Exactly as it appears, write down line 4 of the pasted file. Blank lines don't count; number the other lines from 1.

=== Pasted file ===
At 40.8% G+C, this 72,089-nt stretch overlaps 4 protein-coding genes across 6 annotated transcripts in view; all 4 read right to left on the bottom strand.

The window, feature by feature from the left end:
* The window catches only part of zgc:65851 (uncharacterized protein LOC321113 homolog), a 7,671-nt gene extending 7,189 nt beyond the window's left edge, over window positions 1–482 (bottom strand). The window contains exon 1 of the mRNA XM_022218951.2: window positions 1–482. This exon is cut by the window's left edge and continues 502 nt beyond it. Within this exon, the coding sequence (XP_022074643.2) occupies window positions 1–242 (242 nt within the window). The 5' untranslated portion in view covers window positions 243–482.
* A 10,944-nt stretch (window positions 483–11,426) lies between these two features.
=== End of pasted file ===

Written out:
* A 10,944-nt stretch (window positions 483–11,426) lies between these two features.